SACD: Patricia Barber – Modern Coolbarber.jpg

Track #1 “Touch of Trash” again demonstrated the Mentor 1’s excellent ability to convey all of the sonic subtleties of the recording. The cow bell sounded so real it was freaky. The speakers imaged very well and literally disappeared in the room. The Mentor 1’s made a good attempt in bass extension on this song but tended to lose composure, as expected, when driven at higher SPL levels in my large theater room. Crossing these speakers over at 80Hz to a sub will alleviate this concern considerably and it’s a measure I recommend for anyone installing these speakers in a home theater environment. As good as the instrumentals sounded on the DALI’s, Patricia’s voice was a bit too hot in the top end for me to declare sonic perfection. Though the speakers weren’t overly fatiguing, I felt that they carried too much top end which shifted their sonic balance to the bright end of the musical spectrum. The degree of brightness is of course highly dependent on source material and the listening space. I found the Mentor 1’s to accentuate this tonal attribute mostly in female voices and/or in close mic’ed recordings. Toeing the speakers in made it more prevalent, so I’d advise you to use no toe in, or perhaps a small degree of toe out to soften the sound. The Mentor 1’s have unusually good horizontal dispersion so it’s not a bad thing to use no toe-in or even slight toe out.

CD: Special EFX – Collectionspecialefx.jpg

This is a must-have CD when doing ABX testing for revealing sonic differences of electronics or speakers. It’s also a must have because in my opinion. It’s excellent accessible jazz and Chieli Minucci is simply a fabulous and inspirational guitarist.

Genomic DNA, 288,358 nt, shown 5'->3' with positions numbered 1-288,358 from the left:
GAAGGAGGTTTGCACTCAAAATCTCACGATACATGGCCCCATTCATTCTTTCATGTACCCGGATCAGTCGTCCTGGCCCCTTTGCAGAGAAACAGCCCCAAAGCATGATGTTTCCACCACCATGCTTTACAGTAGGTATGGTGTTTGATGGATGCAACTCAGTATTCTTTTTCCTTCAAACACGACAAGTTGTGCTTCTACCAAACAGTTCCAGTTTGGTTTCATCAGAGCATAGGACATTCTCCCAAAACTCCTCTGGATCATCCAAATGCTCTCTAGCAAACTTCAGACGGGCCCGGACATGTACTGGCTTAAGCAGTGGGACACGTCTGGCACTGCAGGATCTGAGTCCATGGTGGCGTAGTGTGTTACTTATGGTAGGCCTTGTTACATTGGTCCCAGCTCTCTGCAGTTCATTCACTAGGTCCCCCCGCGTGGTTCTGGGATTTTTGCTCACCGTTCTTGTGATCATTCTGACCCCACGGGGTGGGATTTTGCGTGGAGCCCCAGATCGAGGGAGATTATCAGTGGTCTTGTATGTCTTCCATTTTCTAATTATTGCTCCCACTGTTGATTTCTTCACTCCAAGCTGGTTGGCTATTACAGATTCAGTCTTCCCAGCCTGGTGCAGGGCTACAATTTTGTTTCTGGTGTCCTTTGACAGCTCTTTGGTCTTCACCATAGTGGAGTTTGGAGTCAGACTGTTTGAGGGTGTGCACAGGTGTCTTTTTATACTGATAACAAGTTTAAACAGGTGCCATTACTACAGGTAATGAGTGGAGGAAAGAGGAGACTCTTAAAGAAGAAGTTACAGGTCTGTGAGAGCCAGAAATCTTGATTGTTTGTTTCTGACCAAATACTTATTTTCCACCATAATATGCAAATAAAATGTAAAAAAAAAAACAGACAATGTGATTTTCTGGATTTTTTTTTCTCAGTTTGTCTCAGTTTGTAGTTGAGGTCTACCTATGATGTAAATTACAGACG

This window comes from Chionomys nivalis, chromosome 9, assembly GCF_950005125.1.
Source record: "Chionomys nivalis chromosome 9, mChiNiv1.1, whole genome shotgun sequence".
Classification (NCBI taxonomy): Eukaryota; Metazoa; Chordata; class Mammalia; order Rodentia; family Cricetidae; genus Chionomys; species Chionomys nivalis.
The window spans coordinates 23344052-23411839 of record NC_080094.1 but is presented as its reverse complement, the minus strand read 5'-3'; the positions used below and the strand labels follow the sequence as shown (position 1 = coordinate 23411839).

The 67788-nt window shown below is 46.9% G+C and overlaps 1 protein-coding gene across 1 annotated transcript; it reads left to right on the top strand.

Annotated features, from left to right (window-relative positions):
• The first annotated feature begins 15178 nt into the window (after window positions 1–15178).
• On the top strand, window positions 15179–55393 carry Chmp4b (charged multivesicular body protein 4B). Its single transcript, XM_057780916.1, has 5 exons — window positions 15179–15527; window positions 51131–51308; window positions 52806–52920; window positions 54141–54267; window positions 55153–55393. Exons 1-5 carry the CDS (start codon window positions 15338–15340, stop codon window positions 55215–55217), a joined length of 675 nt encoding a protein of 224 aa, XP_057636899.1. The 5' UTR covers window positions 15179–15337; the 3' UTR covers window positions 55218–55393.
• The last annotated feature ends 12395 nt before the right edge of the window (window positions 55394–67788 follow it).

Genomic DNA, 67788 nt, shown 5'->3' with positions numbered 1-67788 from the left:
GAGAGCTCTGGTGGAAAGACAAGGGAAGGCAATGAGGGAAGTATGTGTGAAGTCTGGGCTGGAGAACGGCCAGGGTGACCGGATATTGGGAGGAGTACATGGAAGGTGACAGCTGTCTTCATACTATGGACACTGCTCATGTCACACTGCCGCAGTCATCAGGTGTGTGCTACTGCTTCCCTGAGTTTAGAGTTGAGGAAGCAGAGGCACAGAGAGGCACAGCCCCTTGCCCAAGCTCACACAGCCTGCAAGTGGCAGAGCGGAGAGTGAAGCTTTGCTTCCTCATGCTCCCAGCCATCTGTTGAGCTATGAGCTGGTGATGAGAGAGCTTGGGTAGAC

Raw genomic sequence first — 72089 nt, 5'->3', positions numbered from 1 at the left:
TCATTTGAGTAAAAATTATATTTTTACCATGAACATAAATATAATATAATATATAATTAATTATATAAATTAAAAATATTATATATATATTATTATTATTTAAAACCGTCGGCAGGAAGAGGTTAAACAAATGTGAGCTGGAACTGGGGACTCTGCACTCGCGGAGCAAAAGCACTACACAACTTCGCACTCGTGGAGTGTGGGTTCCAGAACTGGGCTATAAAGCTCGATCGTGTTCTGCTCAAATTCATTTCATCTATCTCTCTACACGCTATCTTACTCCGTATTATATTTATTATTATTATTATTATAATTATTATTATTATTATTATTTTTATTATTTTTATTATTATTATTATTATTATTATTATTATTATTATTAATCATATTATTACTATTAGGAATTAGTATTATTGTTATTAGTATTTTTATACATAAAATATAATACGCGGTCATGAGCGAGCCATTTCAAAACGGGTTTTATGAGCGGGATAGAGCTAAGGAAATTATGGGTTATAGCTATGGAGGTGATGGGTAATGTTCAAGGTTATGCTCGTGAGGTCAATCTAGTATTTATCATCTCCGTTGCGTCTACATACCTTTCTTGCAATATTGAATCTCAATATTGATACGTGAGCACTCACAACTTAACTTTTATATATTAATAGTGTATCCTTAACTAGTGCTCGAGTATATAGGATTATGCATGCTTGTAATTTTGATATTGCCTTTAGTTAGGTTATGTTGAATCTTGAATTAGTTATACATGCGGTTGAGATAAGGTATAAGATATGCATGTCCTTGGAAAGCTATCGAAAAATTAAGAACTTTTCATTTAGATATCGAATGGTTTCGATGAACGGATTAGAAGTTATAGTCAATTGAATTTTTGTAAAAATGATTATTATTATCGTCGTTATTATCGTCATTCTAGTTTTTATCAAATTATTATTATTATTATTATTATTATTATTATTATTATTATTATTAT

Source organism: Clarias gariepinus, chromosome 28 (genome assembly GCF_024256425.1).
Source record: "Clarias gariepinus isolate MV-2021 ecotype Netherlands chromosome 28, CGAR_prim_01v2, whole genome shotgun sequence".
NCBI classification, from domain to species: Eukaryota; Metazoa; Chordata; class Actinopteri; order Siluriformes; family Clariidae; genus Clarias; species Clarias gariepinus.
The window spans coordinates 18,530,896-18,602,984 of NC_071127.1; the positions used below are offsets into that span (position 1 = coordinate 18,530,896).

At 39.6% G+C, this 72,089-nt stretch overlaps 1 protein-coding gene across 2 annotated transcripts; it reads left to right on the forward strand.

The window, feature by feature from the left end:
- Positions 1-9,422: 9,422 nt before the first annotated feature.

Track #2 “Jamaica, Jamaica” showed off the Mentor 1’s excellent ability to extract all of the details within the recording. Bass was tight and well controlled, again most impressive for a speaker of its size. Overall the sound was more focused but not as broad as I heard on my Decimo’s. The Mentor 1’s accentuated the cymbals a little too much for my liking making them sound crisp rather than lush.

CD: Pat Metheny – We Live Here

metheny.jpgIf you haven’t figured it out by now, I am a huge Pat Metheny fan and strongly feel that long after his time, he will be remembered as one of the greatest jazz guitarists of all time. I selected We Live Here not only because of its significant musical content, but because it’s a well recording CD that really can give a speaker system quite a workout.

In track #3 “The Girls Next Door,” the cymbals had a lot of air to them, while the persistent cha-ching sound of Paul Wertico’s stick work was highly detailed and focused. Pat’s guitar sounded a couple of feet back from the speakers and slightly off to the left of dead center, setting up a nice 3 dimensional soundstage I’ve come to expect of excellent speakers. I didn’t feel the guitar sound was a prominent or realistic as I preferred when listening on my reference speakers.

The Mentor 1's setup a nice 3 dimensional soundstage I’ve come to expect of excellent speakers....